Sustainability is part of everything we do. We built a print factory on its principles. The design of our building reduces our demand for energy and natural resources making our printing even more efficient.
Sustainable factory, sustainable printing, sustainable future
Working with the environment is top of our list, it’s in everything we do. In fact, we were named as one of Cornwall’s most sustainable businesses winning the “Best Managed Medium Business” category of the Cornwall Sustainability Awards 2018.
We built our print factory to be efficient using sustainable materials and were awarded an ‘Excellent’ BREEAM rating – the world’s leading sustainability assessment for buildings.
- We have one of Cornwall’s largest roof-based solar panel arrays, presenting a carbon-saving of at least 45 tonnes per year.
- Our factory is one of the most environmentally-friendly in the UK.
- We harvest rainwater for flushing toilets and have grass-topped roofs.
- We maximise natural ventilation and daylight, and limit heat loss through insulation.
- Our building features passive and natural ventilation. Air conditioning units are limited to 3 small areas of the business where machinery requires cool temperatures. These rooms also have heat air circulation/ ventilation systems in place.
- We measure and manage our waste and use of water and energy.
- We use movement sensors across the building to automatically switch lights on and off, as well as light sensors to automatically switch lights on and off at dusk/dawn.
- We have introduced a delivery planning and tracking system for our fleet of vans, which calculates the most fuel-efficient routes for conducting each day’s deliveries. We also ensure our production schedules accommodate multiple-drop runs, with the aim of minimising emissions.
When it comes to printing, we’re constantly working to increase our efficiency and capacity to deliver the highest sustainability standards, shrinking our carbon footprint, cutting energy consumption and reducing waste.
- In 2018 we made a major investment in a brand new lithographic printing press and associated plate maker – energy efficiency and sustainability were two of the key factors behind our decision. The Ryobi Mitsubishi 9 Series Press uses LED-UV drying technology instead of traditional bulbs. This not only means that the ink is instantly dry, but uses substantially less energy than the press it replaced. In fact, it’s one of the most energy-efficient presses currently available.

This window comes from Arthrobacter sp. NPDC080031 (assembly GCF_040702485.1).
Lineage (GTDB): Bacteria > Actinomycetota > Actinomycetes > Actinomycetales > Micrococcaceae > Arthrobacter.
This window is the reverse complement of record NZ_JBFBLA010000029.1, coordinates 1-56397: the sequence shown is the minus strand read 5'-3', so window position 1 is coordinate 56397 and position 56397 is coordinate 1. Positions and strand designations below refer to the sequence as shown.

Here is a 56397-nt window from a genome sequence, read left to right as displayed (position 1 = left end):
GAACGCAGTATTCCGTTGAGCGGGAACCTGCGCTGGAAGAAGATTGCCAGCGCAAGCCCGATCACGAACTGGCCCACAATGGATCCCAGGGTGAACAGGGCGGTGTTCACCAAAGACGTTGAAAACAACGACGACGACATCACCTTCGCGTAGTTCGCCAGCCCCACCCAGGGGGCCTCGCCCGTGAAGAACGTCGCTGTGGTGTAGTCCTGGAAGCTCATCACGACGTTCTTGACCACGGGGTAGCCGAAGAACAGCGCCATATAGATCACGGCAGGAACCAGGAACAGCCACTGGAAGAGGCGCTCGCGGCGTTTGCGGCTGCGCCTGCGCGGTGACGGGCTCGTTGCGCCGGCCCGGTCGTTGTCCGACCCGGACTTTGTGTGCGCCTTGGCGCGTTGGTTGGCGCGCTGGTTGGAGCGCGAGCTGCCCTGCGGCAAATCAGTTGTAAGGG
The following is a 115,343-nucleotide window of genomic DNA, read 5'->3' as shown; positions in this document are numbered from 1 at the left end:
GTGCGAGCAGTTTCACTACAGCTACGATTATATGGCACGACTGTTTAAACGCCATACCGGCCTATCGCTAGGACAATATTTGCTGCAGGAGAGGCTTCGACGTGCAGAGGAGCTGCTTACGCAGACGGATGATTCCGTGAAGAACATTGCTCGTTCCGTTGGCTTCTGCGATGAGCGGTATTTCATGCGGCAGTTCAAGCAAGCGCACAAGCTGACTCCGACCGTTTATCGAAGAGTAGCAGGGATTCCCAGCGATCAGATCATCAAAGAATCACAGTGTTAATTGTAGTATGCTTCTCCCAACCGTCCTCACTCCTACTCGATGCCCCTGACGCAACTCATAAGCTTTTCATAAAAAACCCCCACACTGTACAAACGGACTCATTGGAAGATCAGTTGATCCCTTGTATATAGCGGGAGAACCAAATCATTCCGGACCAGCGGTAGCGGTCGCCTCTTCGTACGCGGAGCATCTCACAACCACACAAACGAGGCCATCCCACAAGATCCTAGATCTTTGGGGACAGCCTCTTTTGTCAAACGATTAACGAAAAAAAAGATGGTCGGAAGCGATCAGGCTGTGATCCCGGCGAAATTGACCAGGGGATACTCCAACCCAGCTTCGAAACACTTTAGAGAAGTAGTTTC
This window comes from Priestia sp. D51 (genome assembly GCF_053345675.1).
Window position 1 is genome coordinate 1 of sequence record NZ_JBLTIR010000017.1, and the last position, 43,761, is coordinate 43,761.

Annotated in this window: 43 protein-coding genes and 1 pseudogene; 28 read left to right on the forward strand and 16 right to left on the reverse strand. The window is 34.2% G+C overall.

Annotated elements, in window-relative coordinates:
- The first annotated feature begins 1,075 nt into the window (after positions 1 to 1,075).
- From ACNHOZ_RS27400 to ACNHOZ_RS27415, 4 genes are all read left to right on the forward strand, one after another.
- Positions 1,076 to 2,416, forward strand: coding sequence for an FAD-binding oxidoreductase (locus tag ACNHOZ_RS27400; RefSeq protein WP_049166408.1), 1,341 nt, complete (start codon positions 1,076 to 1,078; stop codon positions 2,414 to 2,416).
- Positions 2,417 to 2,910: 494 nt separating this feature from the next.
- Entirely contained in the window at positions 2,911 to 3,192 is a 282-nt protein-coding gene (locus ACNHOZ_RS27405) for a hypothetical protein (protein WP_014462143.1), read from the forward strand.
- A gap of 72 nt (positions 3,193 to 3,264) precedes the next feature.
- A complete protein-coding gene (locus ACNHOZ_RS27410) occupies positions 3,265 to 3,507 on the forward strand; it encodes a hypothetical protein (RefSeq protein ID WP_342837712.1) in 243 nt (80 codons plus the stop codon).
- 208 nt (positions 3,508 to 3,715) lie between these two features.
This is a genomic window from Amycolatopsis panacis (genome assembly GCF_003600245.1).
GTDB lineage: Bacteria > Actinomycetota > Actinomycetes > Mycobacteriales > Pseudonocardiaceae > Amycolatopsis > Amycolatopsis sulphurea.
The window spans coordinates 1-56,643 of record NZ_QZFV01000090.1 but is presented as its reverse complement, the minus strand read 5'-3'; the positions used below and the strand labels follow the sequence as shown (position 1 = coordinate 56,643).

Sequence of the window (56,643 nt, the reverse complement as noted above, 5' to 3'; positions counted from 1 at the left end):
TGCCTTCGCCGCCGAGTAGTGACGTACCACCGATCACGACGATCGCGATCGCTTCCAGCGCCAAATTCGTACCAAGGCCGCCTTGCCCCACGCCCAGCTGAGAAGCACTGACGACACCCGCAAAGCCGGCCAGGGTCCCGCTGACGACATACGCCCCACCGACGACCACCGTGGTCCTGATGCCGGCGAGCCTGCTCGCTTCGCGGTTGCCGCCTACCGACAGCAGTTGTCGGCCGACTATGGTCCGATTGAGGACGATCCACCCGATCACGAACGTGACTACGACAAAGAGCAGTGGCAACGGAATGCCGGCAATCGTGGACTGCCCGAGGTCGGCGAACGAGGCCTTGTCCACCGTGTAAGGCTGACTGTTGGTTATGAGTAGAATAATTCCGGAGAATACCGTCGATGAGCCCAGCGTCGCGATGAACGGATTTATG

- All the paper we use is recycled or produced from sustainably managed forests. We are FSC accredited (Licence code: FSC-C140438), and hold an ISO 14001:2015 certificate for our environmental management system.
- We use effective recycling schemes which are reducing, and attempting to eliminate, print and paper waste in landfill.
- We recycle 100% of our paper waste and 95% of our total waste (we’re working on the rest).
- We make any damaged paper into pads and use scrap paper for printing internal emails and documents.
- We use vegetable based inks, and any waste ink is taken away and used as fuel in furnaces in place of coal, gas or oil or used as a hardening in making concrete.
- Our Suprasetter Platemakers can process chemical-free or processless thermal printing plates. All our plates are recycled.
- We engage in a number of carbon offsetting schemes through our partners and suppliers. For example, we use Woodland Trust office paper for our copiers and office-use which is produced using zero CO2 emissions from fossil fuels.
This isn’t an exhaustive list – we could go on (and would be rubbish dinner party guests). We’re doing everything we can to be sustainable, focusing on continually improving our environmental performance. This is an ongoing process for us. We’re committed to working with the environment to show that when done responsibly, printing is a clean, green industry which is inherently sustainable.
St Austell Printing Company has made a significant investment in meeting its sustainability goals, by unveiling one of the largest roof-based solar panel arrays in Cornwall.